So I wrote a while ago about how I am enamoured of crab, especially in crab cakes and crab dip. Here in DC we live pretty much on the Chesapeake, so crab is a local delicacy. Everywhere serves crab dip, and crab cakes are a very usual alternative to a burger in many bars in the area. Recently though, R and I discovered the fun that is beating up whole crabs to eat their legs like lolly-pops. We learnt the art of hammering and cracking and fishing about in the shards of shell for tiny morsels of sweet, sweet crab meat on the dock of a water-side bar in Deale on the Chesapeake. Just an hour away from DC, after a day on the beach, we felt like we were on holiday as we ate and drank beer in this beautiful spot. We ordered half a dozen medium crabs, along with a side of hush puppies, and were delighted when the crabs arrived covered in old bay seasoning. While it was hard work (especially when the sun had set) for not very much meat, what we got out of them was completely delicious.

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We discovered oysters in Boston. Did you know that oysters from different places taste different? Well we’d never found this until we went to Boston and found that oyster menus are more like wine menus, practically coming with tasting notes. We have learnt that the more Northern oysters from the coast are usually saltier than the ones that come from the Chesapeake or the Virginia river estuaries. Once we’d had our education in Boston (at their Legal Seafood and the wonderful Neptune Oyster) we found that Pop’s Seabar on our street in DC also has fresh oysters daily in at least three varieties, so we’ve been continuing to enjoy tastings.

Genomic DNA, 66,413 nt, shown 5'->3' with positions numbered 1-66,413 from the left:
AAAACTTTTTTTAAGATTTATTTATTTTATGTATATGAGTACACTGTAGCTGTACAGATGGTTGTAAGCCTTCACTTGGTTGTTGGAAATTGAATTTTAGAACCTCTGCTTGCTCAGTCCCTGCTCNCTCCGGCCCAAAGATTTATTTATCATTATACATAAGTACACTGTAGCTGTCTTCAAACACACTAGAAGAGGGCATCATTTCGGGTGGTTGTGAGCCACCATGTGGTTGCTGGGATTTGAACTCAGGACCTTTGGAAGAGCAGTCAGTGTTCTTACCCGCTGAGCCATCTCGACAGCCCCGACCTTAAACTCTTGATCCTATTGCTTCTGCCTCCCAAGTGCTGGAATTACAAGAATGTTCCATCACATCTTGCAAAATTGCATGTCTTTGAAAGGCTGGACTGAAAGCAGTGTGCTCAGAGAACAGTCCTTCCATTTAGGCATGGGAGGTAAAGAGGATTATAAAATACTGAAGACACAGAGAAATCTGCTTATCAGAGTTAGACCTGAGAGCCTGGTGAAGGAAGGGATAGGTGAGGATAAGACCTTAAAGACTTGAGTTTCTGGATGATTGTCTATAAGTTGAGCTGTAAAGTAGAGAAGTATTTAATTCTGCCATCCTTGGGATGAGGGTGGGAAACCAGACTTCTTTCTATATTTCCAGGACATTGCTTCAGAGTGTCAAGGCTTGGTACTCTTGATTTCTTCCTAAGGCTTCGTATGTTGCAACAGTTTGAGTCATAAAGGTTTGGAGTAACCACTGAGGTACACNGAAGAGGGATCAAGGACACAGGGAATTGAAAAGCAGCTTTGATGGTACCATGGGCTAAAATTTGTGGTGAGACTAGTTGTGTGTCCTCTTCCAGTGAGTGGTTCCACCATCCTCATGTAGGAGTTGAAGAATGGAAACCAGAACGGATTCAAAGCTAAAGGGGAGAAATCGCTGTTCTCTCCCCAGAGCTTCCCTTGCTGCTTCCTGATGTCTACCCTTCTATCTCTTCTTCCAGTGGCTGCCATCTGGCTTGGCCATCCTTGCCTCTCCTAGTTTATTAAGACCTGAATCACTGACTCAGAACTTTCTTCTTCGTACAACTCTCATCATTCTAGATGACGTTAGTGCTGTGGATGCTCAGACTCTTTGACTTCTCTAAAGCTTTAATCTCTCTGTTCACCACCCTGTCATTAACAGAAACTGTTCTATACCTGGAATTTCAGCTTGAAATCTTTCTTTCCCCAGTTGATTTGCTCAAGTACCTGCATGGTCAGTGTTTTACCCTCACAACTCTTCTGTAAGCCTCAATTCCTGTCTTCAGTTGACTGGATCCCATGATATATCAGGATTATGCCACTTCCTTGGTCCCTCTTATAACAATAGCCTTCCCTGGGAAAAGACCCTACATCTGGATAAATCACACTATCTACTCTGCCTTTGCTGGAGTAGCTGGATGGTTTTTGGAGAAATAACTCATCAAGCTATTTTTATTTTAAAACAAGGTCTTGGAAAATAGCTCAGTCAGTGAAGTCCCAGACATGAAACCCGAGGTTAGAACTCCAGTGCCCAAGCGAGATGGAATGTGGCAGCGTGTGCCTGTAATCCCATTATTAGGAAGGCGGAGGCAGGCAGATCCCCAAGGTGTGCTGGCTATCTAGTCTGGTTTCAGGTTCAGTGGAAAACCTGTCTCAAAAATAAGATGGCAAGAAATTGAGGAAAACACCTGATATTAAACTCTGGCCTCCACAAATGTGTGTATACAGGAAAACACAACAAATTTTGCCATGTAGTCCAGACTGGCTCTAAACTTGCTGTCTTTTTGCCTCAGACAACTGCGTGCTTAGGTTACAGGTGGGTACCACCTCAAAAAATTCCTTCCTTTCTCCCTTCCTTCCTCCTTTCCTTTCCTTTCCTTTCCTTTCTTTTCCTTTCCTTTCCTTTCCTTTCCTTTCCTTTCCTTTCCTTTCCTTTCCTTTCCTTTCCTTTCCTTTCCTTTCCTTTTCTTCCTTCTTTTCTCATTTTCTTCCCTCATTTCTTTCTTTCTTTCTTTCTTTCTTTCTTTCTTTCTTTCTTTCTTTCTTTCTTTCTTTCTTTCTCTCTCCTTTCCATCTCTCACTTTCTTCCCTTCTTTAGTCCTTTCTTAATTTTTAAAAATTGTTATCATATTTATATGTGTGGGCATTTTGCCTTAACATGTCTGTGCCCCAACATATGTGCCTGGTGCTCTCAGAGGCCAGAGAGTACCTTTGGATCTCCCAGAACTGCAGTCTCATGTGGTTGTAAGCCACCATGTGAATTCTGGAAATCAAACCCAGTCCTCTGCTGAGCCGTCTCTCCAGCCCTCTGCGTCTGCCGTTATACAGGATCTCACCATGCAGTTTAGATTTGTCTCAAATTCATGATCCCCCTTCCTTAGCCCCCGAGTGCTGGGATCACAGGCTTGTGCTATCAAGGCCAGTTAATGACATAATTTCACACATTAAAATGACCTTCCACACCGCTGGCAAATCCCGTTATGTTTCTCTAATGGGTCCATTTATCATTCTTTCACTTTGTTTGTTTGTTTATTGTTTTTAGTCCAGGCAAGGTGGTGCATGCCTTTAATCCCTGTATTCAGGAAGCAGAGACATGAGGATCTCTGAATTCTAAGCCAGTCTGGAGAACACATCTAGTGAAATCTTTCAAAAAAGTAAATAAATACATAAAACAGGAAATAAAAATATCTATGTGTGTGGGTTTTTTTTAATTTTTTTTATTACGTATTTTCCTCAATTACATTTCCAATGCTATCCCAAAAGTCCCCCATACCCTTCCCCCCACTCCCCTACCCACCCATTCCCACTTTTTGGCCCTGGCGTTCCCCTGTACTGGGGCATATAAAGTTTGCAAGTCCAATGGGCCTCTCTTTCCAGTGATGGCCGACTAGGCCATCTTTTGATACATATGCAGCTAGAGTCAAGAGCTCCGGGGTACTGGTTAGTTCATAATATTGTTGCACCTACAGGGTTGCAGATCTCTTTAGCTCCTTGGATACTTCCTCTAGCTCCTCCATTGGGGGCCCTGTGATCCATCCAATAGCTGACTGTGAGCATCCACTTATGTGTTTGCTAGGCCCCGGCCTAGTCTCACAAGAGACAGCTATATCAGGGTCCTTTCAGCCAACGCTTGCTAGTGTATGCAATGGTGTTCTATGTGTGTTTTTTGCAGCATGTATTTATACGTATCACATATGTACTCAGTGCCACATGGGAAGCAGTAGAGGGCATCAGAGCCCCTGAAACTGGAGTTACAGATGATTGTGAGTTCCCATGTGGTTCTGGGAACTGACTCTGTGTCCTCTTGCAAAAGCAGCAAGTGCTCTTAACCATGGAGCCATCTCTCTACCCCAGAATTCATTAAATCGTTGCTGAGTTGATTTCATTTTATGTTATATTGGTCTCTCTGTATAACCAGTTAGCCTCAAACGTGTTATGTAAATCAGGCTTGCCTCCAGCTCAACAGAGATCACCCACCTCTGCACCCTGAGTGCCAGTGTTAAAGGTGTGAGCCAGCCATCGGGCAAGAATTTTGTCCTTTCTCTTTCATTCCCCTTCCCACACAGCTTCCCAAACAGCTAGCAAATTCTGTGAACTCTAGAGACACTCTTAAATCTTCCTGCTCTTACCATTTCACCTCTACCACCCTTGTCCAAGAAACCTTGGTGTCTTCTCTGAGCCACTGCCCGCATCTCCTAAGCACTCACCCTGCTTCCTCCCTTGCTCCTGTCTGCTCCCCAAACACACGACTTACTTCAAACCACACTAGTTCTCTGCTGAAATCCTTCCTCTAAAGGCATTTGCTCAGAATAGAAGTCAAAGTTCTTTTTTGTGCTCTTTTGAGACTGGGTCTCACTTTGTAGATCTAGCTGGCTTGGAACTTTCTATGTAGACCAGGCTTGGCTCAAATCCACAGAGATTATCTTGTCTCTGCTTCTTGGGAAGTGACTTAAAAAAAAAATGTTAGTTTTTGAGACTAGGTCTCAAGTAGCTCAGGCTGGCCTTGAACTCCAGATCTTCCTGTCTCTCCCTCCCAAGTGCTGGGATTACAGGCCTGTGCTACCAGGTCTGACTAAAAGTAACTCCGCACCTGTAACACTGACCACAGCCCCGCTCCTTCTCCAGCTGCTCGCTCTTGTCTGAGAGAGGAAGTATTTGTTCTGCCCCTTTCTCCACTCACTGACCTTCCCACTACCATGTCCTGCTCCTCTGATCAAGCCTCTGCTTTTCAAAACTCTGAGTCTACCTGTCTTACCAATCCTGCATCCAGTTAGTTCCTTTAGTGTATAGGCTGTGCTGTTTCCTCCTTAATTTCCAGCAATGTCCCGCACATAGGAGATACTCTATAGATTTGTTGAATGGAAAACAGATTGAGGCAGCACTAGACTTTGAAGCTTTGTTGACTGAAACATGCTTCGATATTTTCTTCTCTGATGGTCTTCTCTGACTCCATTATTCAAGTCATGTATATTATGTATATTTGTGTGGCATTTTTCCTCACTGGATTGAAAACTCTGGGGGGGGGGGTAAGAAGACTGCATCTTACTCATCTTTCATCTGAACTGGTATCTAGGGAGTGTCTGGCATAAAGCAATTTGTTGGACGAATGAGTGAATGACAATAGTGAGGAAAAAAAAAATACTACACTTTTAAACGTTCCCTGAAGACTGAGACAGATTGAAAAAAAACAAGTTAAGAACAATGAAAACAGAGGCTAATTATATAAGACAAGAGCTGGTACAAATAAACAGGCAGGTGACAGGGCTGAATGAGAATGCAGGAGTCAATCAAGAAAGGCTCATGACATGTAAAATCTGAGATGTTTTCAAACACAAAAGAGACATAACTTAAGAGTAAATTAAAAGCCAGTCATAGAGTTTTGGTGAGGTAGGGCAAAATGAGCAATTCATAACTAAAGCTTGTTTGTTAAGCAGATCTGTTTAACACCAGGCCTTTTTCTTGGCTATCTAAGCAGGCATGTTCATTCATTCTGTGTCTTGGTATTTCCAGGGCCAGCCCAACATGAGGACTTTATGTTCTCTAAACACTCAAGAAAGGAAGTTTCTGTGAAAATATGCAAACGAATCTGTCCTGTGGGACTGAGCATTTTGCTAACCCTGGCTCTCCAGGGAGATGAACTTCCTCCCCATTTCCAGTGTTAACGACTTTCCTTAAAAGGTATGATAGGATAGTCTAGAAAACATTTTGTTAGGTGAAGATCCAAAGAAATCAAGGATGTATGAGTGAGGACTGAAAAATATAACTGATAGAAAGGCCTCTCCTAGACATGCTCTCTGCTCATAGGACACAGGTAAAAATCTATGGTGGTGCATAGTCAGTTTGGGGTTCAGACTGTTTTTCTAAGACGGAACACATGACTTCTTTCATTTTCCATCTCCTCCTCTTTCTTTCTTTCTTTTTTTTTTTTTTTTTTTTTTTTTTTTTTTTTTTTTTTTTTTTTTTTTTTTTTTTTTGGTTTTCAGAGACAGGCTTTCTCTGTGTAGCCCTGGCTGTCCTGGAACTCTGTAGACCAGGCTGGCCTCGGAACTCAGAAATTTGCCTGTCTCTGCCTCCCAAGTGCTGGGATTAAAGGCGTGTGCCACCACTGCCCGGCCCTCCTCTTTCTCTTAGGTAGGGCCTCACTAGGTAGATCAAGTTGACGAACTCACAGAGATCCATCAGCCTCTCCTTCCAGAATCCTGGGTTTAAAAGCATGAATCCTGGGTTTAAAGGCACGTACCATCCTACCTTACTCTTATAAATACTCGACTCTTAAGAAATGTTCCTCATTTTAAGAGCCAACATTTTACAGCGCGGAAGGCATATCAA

The oysters and the water they came from – on the Chesapeake. (Beer goes surprisingly well with oysters we’ve found.)

The rest

We haven’t made such a comprehensive survey of other seafood such as scallops, shrimp and mussels. And I’ve not really had much straight fish. However, we’ve had excellent meals including scallops, in both DC and Boston. Cashion’s Eat Place does nice things with scallops but it was at Boston’s tiny Neptune Oyster that we had the stand-out dish of our time here. R had amazing scallops tossed with perfectly cooked sprouts, and I had one of the best seafood stews I’ve had outside of France.


I have noticed a tendency in DC to overcook mussels. This was not a problem at Neptune Oyster.

One place we have not visited yet is New Orleans, where I’m told they have amazing shrimp. So far the shrimp I’ve had in shrimp and grits has been excellent, but I’ve heard that in New Orleans they get Gulf Shrimp, which I need to try. I’m also looking forward to finally travelling to the West coast this fall – R has been and has brought back reports of amazing sushi and fish dishes.

There’s probably lots of American seafood we still haven’t tried – the combination of a lot of coast and numerous culinary styles is a guarantee of that. I just hope the fish stocks hold out. Luckily there are some fish so plentiful they’re actually considered a pest – a local seafood bar hosts a regular all-you-can-eat blue catfish night to do its bit to ‘save the seas’ (see their facebook page). I think I need to get down there!


‘American’ Food